After completing my Ph.D. in literature decades ago, I was ready for a big change. I tried journalism and several other professions, and eventually found my way back to the academy but this time to an art school. I was hired to teach literature and philosophy at the School of the Art Institute of Chicago and over time became its dean, falling in love with such environments in the process. Five years ago, I moved back to New York City, where I was raised, to become dean of Columbia University School of the Arts.
When I entered an art school for the first time, I immediately felt at home in its anarchy and unpredictability—figure-drawing models roaming the halls in their kimonos, students with Technicolor mohawks working diligently on performances referencing their suburban childhoods, or seemingly bored students who then appeared at the end of the semester with 20 remarkable woodcuts based on our close reading of Moby Dick. It was a revelation that creative response could take so many forms and imagination roam so freely in an environment defined by its passion for ideas.
I have been reminded of those original responses quite often recently because increasingly I am invited to speak about the pedagogy of art schools at unexpected venues such as the World Economic Forum where I attempt to explain to those in business, economics, science, and technology how such environments encourage creativity. These encounters have caused me to reflect on the uniqueness of the underlying philosophy of art schools.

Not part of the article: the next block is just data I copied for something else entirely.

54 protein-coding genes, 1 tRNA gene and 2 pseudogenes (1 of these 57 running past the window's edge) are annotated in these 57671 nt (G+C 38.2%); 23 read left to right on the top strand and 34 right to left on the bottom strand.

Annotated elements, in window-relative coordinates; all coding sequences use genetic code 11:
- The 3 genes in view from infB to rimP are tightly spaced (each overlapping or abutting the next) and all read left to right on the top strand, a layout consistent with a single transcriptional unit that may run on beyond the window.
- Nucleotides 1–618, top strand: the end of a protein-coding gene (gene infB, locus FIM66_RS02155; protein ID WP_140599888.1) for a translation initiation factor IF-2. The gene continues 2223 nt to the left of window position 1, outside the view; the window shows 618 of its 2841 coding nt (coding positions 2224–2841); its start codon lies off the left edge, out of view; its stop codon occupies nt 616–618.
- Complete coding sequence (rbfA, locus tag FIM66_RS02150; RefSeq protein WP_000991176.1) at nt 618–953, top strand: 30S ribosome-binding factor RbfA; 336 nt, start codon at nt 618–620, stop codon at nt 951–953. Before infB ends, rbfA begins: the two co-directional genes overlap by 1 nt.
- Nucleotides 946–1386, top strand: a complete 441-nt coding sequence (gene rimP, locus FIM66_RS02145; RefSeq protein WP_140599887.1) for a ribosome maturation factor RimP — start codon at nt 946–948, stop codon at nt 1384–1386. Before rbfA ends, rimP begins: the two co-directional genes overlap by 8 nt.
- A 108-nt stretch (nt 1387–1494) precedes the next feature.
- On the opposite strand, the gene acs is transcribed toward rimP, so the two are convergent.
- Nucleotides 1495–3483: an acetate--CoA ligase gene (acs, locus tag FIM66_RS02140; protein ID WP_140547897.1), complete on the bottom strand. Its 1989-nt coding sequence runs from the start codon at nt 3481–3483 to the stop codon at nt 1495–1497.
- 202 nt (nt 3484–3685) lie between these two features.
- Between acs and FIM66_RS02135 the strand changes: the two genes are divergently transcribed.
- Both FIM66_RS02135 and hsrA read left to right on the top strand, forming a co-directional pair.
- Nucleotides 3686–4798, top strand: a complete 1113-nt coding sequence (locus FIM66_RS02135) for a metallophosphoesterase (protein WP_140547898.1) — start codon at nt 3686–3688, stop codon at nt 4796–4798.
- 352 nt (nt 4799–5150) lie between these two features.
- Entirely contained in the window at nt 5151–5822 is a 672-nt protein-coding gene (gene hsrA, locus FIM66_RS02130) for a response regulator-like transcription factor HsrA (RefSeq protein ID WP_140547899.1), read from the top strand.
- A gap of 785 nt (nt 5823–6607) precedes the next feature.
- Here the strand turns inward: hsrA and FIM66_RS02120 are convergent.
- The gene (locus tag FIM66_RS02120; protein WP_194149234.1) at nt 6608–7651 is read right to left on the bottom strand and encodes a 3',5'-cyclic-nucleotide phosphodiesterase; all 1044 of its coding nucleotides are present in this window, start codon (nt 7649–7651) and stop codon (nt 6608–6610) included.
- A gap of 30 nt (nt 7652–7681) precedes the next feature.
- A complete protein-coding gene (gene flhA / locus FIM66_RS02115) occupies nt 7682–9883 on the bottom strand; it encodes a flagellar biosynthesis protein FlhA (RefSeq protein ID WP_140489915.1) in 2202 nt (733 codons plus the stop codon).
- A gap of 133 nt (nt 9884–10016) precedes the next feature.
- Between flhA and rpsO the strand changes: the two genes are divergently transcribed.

Art schools are like conservatories in that they are committed both to developing individual talent and to preparing students to enter their chosen profession. Unlike conservatories, they do not necessarily expect students to master a body of knowledge from the past and then replicate it, however extraordinarily, in the present. Instead, art students are encouraged to reinvent such histories and move them forward. Art worlds, arguably indebted to the past, actually are all about the new. Even when students are learning to paint in oil—a very old technique—it is not so that they can render portraits like Rembrandt’s, but rather so that they can reflect the consciousness of the 21st century.
To help students achieve their unique potential, a great deal of art school pedagogy is based on the practice of the critique—engaging the work of individual students one-on-one. Students are recognized as the future of the field and may well be more interesting artists than their professors, even at a young age. They therefore are taken seriously as equals in their ability to confront the world through the forms art offers and to create new methods when needed.